Throughout my time in Japan, there were many instances where I would walk out of a store and feel like crying because I felt so stupid; a faker with a Japanese face but no words to match. In the middle of Tokyo, I was surrounded by people, yet I had never felt more alone. There were nights where I would wander the neon-lit streets, wondering what I was doing here when I was so illiterate that I could barely get by on the subway, much less ask anyone for directions or figure out where the nearest bathroom was. 

This isn’t to say my time in Japan was unenjoyable. On the contrary, it was one of the most enjoyable experiences of my college career. Nevertheless, when I landed back in LA, I returned with a newfound respect for other languages. I realized that in order to fully appreciate Japanese, I needed to let go of my English language crutch, and feel the full discomfort in just how much I didn’t understand. I was forced to confront the weaknesses in my own learning, and appreciate the amount of privilege I had as a native English speaker attending a school where so many others lacked the fluency I took for granted. As I continue to explore Japanese, as well as other languages, I am reminded to be patient and humble; that the dissonance and discomfort of not understanding is not a detriment; and that appreciating the beauty and complexity of a language is only possible when you put aside your fears and step out of your comfort zone.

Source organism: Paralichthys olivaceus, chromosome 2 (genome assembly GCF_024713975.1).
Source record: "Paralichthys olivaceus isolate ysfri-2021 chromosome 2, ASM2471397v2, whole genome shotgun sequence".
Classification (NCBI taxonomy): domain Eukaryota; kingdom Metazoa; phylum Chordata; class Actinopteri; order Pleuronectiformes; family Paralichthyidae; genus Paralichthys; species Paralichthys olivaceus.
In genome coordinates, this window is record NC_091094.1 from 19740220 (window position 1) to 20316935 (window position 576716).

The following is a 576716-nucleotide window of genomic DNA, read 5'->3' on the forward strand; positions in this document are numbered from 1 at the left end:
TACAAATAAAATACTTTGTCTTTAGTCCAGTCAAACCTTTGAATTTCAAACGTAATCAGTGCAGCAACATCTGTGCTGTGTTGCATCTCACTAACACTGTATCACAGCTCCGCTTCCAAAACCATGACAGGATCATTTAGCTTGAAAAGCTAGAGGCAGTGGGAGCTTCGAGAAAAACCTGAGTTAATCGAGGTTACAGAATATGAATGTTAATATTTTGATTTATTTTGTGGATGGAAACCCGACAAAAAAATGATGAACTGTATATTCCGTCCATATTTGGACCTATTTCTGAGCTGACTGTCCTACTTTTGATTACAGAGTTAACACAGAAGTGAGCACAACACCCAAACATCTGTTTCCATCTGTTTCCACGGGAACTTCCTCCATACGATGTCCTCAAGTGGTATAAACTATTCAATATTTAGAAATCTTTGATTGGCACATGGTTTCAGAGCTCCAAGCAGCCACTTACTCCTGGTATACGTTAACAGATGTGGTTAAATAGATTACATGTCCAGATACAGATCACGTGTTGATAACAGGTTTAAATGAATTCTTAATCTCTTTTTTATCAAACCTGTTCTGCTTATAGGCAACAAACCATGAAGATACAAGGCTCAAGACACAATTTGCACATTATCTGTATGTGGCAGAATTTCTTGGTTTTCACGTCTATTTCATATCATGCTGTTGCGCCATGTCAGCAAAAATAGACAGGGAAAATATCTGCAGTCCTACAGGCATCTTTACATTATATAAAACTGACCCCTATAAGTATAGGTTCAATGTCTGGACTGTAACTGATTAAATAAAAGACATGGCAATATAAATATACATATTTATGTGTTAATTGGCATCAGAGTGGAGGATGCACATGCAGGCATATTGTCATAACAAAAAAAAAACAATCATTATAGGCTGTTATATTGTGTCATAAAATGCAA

Featured image by Xuan Nguyen on Unsplash

Cody is a second year JD student at USC’s Gould School of Law. He is originally from Orange County, CA, and also completed his undergraduate degree in English and Communication at USC. On campus, Cody has been involved in a number of organizations, from Greek life to the Trojan Marching Band, and in his free time enjoys reading, writing, and exploring LA. As someone who has also studied foreign languages (Japanese & Korean), Cody understands the challenges of learning another language, and as such, has the patience and diligence to help others practice and improve their English skills.